REVIEW: ‘Aquaman,’ Issue #66

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Aquaman #66 - But Why Tho?

Aquaman #66 is published by DC Comics. Written by Andy Lanning and Ron Marz. Art by Miguel Mendonca. Colours by Ivan Plascencia. The letterer is Clayton Cowles. There is a flashback sequence with art by Marco Santucci, colours by Arif Prianto, and Troy Peteri. This is Part 4 of Endless Winter. Agents of Stagg industries have accidentally unleashed the Frost King after digging in the crater where the Fortress of Solitude used to reside. The Frost King unleashed a brutal snowstorm on the entire planet, while his icy minions covered the globe. The heroes are battling the waves of monsters, but they are severely outnumbered.

In the past, The Frost King was a human in a Viking colony. Frightened of his power, the members of his community burned his house down and attacked his family. The Frost King tried to defend his loved ones, but his son was caught in the crossfire…

In the flashback portion of this issue, the Frost King starts to enact his revenge. With his cryogenic abilities, he is virtually unstoppable. A foursome of ancient beings, including Swamp Thing and Black Adam, have gathered to fight him.

The main bulk of the comic follows Aquaman and Mera diving down to protect Atlantis, under siege by the frozen creatures. The former royal couple recently dissolved the monarchy, and are not well-liked by many of the senior members of the City Council. Trapped inside the crown city with a never-ending army outside and a plummeting sea temperature, Aquaman must swim even deeper in search of allies…

The plot is well-structured, possibly better than the two solo issues of Endless Winter that have come before. The heroes are in danger and penned in by powerful monsters, which forces those within the city to look for alternative actions to defend themselves. Aquaman being the only person strong enough to withstand the extreme conditions of the area he must enter makes the narrative a dangerous quest for the hero to conquer. The initial plot had similarities in it to a Thor comic, with hints of a King Arthur short story.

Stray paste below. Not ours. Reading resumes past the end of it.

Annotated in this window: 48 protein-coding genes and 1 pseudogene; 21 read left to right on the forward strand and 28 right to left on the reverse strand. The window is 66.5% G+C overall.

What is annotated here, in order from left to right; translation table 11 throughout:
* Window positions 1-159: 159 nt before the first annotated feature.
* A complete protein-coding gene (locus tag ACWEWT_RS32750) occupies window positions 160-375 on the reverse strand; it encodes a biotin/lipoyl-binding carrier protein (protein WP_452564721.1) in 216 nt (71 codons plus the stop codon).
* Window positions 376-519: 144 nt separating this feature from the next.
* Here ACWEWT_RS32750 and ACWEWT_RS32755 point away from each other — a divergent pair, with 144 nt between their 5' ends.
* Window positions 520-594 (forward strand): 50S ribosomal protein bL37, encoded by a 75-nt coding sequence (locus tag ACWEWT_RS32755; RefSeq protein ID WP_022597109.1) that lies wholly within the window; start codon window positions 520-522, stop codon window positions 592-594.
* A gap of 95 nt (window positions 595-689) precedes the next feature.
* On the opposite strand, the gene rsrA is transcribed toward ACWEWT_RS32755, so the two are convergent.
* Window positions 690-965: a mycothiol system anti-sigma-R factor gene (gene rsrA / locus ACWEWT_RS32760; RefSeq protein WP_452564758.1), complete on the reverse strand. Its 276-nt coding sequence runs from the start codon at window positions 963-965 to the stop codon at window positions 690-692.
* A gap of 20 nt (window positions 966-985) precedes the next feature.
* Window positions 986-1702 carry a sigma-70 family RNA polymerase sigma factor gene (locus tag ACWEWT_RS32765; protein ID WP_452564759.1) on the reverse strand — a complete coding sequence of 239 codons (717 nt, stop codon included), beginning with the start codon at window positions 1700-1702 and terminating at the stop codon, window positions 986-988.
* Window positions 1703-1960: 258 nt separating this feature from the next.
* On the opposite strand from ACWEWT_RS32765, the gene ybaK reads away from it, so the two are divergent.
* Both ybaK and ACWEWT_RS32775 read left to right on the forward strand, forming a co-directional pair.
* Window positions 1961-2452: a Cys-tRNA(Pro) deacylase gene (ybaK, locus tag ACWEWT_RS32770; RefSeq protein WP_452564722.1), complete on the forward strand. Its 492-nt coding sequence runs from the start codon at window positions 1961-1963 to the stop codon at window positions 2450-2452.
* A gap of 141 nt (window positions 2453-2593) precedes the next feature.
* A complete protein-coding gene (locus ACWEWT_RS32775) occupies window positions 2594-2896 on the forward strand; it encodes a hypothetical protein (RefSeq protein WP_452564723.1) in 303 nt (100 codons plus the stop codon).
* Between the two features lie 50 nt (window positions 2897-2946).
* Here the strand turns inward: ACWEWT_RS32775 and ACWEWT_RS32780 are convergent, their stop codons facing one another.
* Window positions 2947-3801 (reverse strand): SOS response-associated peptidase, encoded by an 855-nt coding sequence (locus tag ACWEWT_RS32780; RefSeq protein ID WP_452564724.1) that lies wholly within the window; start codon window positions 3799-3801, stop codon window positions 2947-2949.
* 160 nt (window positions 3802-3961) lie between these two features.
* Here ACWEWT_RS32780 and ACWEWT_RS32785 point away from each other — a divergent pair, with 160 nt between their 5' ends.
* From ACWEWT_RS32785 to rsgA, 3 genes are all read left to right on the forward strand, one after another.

What Lanning and Marx do brilliantly is they take what could be a very predictable comic and insert small twists to subvert that. Aquaman’s mission doesn’t go as planned, and how it the story changes is a surprise. The ending implies a turning point of the event which is welcome as the novelty may have started to get old.  The few pages of the flashback sequence within every issue is slowly building the history of the event. There is never quite enough of each one, so the reader is always wanting more of it. Santucci, Prianto, and Peteri have been consistently fantastic on the art, and the consistency of using the same trio in every issue reminds us that all of the parts belong to the same story.

The dialogue has a classic comic book feel to it, featuring lines and methods that felt like an issue from the 70s and 80s. There were times during the fight scenes where Aquaman and Mera announce what they’re doing as they’re doing it. If Arthur tries to communicate telepathically with an aquatic creature, he announces to both those around him and the reader. This brought back memories of DC and Marvel comics of the past, where Iron Man would loudly say that he was using his repulsor blasts, or Cyclops regularly reminding everyone about his optic blasts. This dialogue style is realistic or dramatic, but the throwback makes a lover of the classic stories grin.